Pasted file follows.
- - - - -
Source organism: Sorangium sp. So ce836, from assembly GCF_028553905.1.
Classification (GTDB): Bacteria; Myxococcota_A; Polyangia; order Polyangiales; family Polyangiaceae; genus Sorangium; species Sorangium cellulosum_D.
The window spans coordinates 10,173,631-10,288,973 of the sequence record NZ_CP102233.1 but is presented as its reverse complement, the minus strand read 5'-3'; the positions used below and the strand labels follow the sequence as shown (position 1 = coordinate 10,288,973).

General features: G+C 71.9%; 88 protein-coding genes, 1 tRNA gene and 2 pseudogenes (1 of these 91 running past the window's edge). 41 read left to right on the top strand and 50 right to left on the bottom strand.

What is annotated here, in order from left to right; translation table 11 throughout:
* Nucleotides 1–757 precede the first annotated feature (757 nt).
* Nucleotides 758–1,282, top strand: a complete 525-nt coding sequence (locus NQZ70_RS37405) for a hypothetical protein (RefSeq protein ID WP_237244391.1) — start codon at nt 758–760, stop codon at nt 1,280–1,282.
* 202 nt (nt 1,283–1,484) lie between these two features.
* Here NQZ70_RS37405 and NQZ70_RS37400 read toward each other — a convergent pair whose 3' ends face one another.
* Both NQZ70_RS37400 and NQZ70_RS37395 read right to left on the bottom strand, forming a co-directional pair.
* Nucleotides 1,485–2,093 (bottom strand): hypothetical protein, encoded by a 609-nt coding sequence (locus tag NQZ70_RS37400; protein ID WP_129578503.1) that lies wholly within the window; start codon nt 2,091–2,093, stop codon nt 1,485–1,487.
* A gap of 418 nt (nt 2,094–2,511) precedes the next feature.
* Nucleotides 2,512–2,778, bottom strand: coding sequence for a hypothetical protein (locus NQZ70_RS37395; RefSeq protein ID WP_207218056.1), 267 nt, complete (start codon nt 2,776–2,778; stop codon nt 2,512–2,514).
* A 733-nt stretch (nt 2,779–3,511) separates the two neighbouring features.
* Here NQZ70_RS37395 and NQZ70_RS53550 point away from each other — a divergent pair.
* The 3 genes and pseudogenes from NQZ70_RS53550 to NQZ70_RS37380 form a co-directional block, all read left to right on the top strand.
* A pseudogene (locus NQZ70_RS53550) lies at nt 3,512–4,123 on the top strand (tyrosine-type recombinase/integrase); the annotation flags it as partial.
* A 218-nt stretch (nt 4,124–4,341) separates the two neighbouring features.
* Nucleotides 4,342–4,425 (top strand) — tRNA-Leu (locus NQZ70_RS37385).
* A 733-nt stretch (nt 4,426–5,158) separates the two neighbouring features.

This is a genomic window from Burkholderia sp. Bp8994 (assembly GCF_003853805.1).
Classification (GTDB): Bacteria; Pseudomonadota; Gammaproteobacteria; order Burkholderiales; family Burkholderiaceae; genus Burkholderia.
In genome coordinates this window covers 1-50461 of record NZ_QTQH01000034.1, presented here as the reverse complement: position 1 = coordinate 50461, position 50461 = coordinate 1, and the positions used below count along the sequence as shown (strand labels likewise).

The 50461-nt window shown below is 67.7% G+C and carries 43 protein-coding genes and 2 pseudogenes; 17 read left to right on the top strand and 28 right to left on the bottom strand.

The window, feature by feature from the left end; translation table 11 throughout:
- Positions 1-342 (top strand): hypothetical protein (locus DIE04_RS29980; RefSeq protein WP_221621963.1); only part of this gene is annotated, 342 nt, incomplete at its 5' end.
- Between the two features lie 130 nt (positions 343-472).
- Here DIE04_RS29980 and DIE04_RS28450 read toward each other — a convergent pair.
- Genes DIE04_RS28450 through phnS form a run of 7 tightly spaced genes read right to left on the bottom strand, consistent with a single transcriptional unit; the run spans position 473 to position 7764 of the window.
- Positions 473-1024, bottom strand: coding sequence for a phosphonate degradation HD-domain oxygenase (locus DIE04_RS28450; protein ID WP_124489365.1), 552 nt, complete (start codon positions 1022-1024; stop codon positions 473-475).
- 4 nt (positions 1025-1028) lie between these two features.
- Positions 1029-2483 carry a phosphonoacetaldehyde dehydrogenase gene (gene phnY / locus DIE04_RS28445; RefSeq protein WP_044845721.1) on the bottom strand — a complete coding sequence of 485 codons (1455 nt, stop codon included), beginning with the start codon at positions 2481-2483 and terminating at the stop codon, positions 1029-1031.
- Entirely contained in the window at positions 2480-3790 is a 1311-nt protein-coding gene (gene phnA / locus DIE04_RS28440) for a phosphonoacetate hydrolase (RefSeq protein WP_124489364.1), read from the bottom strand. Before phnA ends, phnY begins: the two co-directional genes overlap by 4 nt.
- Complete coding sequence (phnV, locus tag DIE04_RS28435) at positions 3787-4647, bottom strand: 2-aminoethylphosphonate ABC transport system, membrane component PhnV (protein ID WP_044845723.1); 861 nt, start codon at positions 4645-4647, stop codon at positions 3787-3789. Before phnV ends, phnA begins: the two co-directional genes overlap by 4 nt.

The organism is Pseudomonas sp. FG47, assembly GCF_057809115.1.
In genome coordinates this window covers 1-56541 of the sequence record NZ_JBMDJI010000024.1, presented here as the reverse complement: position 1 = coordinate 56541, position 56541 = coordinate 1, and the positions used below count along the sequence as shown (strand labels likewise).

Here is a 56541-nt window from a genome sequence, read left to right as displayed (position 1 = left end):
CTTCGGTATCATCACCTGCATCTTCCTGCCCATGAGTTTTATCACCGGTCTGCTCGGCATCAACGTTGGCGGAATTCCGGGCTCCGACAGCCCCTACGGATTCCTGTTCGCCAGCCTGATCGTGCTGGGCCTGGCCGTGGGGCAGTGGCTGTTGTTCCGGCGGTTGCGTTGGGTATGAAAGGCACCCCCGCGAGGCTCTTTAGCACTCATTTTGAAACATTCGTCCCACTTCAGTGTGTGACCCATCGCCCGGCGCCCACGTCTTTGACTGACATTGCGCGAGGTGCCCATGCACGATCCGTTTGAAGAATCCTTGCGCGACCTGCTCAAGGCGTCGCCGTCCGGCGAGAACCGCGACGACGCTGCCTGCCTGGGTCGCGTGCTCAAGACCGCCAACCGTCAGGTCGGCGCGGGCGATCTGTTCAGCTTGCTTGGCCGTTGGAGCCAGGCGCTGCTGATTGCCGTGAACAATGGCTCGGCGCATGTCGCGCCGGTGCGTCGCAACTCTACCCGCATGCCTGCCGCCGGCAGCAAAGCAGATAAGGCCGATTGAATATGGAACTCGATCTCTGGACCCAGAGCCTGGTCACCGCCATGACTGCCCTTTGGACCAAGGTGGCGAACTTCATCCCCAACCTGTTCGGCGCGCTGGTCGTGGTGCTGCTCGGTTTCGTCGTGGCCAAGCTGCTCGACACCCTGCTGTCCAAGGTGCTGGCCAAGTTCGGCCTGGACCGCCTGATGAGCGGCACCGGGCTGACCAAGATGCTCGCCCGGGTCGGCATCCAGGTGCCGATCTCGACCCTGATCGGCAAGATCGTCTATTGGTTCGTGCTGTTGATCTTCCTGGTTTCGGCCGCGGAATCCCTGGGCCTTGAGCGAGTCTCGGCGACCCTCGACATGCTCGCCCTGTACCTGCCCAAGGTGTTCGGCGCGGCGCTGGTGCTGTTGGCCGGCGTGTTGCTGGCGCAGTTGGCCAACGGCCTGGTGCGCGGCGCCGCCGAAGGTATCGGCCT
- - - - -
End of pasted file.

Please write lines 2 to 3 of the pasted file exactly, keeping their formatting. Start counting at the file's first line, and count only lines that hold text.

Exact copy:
Classification (GTDB): Bacteria; Myxococcota_A; Polyangia; order Polyangiales; family Polyangiaceae; genus Sorangium; species Sorangium cellulosum_D.
The window spans coordinates 10,173,631-10,288,973 of the sequence record NZ_CP102233.1 but is presented as its reverse complement, the minus strand read 5'-3'; the positions used below and the strand labels follow the sequence as shown (position 1 = coordinate 10,288,973).